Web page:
Nineteen summers ago, my boots were on the ground in the remote Kongakut River watershed in the eastern Brooks Range of Alaska's famed North Slope.
Oil was the underlying reason I was in Alaska for six weeks. Actually it was an oil spill, the Exxon Valdez. On March 24, 1989, about 11 million gallons started spewing into Prince William Sound more than 800 miles to the south. The Slope was a battleground for more drilling. It still is.
When I think back on the experience, especially in light of the current frantic flap about drilling in the "barren" coastal plain of the Arctic National Wildlife Refuge, I am called to a surprise that nature had in store for me one afternoon on the Kongakut.
It was just a small, smooth, river-polished cobblestone, easily dismissed, one of millions. But a quarter of it was broken off in its helter-skelter tumble toward the sea and its damaged shape must have caught my eye while I was fly fishing for a grayling.
I knelt to examine it and was amazed to find, in the stone's river-hewn niche, a miniature world. Bits of sand and soil had accumulated and a tiny patch of colorful lichen, an alga-fungus complex, flourished.
Even here, in what seemingly would be a sterile rock and sand-filled river bar, the Arctic was displaying life in explosive profusion.
All around that July afternoon the carpets of wildflowers were so thick and luxuriant and diverse and brilliant as to dizzy the mind. The floral perfume was so thick it made you wish for a breeze lest you gag on the overpowering sweetness of dead-calm air.
Over the days and weeks on the Slope, guide Jim Campbell and I encountered barren ground grizzlies and moose in the isolated flats of dwarf willows and tag alders, caribou herds drifting around the coastal plain calving grounds, Dall sheep perched regally in the crags overlooking the valley floor where wolves cross-river daily outside the tents in the unending daylight.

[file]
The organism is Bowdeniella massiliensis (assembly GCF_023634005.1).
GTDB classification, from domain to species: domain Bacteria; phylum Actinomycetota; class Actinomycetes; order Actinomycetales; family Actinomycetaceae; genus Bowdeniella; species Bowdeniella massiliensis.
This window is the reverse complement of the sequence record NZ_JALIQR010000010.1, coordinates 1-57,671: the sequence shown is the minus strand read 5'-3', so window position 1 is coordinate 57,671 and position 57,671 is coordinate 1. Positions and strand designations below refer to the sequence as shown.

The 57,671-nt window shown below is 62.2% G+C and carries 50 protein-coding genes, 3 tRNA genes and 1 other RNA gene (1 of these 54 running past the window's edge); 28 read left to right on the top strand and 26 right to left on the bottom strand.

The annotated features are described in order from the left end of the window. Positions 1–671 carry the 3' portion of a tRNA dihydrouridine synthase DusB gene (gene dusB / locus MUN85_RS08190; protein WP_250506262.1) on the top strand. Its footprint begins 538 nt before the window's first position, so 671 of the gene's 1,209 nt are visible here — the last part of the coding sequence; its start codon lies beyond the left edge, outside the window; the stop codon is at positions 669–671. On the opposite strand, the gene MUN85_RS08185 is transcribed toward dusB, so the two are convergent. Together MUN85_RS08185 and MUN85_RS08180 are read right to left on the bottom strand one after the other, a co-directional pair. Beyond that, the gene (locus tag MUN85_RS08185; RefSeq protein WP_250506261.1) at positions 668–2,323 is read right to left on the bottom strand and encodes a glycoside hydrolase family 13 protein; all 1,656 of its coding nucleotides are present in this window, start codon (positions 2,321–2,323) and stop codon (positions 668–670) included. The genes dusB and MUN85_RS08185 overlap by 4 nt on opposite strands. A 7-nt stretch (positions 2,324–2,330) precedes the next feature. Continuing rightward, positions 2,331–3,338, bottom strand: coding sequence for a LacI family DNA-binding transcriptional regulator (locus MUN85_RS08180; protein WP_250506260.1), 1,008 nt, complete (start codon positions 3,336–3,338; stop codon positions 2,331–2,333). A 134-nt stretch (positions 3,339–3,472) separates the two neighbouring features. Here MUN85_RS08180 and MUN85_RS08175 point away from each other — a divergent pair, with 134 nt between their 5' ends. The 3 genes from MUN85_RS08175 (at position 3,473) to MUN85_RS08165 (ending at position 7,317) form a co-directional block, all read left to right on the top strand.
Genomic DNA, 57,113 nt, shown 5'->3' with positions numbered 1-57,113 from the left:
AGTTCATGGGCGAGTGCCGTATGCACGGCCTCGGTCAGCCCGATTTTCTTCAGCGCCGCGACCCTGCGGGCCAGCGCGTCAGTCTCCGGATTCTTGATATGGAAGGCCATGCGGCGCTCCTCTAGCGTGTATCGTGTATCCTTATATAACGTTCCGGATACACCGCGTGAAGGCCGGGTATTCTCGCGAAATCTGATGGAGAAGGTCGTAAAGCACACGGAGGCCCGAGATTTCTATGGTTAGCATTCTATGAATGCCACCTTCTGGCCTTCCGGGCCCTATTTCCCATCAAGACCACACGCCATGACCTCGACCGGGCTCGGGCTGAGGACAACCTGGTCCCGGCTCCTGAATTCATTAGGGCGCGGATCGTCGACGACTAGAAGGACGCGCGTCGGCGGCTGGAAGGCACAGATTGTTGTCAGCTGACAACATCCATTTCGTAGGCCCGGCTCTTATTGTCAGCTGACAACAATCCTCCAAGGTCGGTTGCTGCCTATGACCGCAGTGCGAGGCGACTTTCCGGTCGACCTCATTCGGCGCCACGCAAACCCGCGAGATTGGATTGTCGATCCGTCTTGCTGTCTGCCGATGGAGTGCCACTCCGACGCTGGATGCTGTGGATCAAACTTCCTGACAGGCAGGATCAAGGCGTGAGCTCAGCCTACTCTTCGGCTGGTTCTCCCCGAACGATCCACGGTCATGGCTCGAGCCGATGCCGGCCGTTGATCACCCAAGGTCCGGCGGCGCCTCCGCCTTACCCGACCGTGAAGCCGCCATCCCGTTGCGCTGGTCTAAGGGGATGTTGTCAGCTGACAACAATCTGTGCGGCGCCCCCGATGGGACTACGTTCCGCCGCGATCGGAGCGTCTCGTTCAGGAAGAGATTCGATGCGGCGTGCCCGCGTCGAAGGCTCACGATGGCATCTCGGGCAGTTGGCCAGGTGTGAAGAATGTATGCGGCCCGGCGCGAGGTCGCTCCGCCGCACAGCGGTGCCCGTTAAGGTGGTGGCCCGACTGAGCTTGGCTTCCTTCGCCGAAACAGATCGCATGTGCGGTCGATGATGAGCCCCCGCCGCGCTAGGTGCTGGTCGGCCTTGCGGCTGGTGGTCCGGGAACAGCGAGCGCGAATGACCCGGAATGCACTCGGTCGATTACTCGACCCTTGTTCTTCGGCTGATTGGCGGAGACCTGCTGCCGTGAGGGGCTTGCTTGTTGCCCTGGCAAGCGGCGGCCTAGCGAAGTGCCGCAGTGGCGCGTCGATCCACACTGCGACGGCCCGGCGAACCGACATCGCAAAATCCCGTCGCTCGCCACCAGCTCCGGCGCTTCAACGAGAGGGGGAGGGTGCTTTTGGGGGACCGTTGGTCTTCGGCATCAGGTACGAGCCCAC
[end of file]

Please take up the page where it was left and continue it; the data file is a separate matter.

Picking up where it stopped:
These sexy "charismatic megafauna" are what everybody talks about and wants to see. But that little, smallest bit of life, the lichen in the broken rock, was a testimony to how life on the Slope and the Plain is all connected in a complex web that defies the understanding of a single human mind.
And the refuge's coastal plain - seen by some as featureless, treeless, worthless tundra - is the biological heart of the refuge, pumping out life which, in the case of many migratory birds, flows south across the continent.
Plants and animals there tread a frantic path, allowed just a few weeks to do what takes months, April to October, in more temperate latitudes to complete. Sprouting, growing, budding, pollinating, blooming, seeding, or mating, nesting, hatching, rearing. June is spring, July summer, August autumn.
Don't believe it's just about polar bears or caribou, the political poster children nowadays. Each strand of the web is connected to all others
Yes, the refuge is remote with a capital R. Getting there is problematic and expensive. Most of us will never have the chance to see it. I would go there again, before anywhere else in the world, given the chance.
That is because the refuge is a world, not just a national, natural treasure. It encompasses an entire functioning, intact ecosystem. There are few, if any, other intact ecosystems left on the face of this planet. Most everything else has been manhandled and tinkered with to death, or nearly so. The refuge is a testament to America's foresight and leadership in world conservation.
When you hear glowing descriptions of the small "footprint" of modern drilling technology - supposedly only 2,000 acres among the 1.5 million acres in the disputed coastal plain - envision a spiderweb on a big windowpane.
A spiderweb, if you simply tote up the area of its silk strands, may cover the barest fraction of a square inch though the web may span many square feet. So it will be with the spiderweb effect of haul roads, drilling pads, helipads, pipeline and service roads, sump pits, spill ponds, housing, machine shops, and more. The drilling spiderweb is not one little corner, not a mere 1/9600 or 0.000104 percent of the whole refuge, as 2,000 acres is out of 19.2 million. Its impact will have reach. It is not an insignificant postage stamp on an envelope the size of a football field.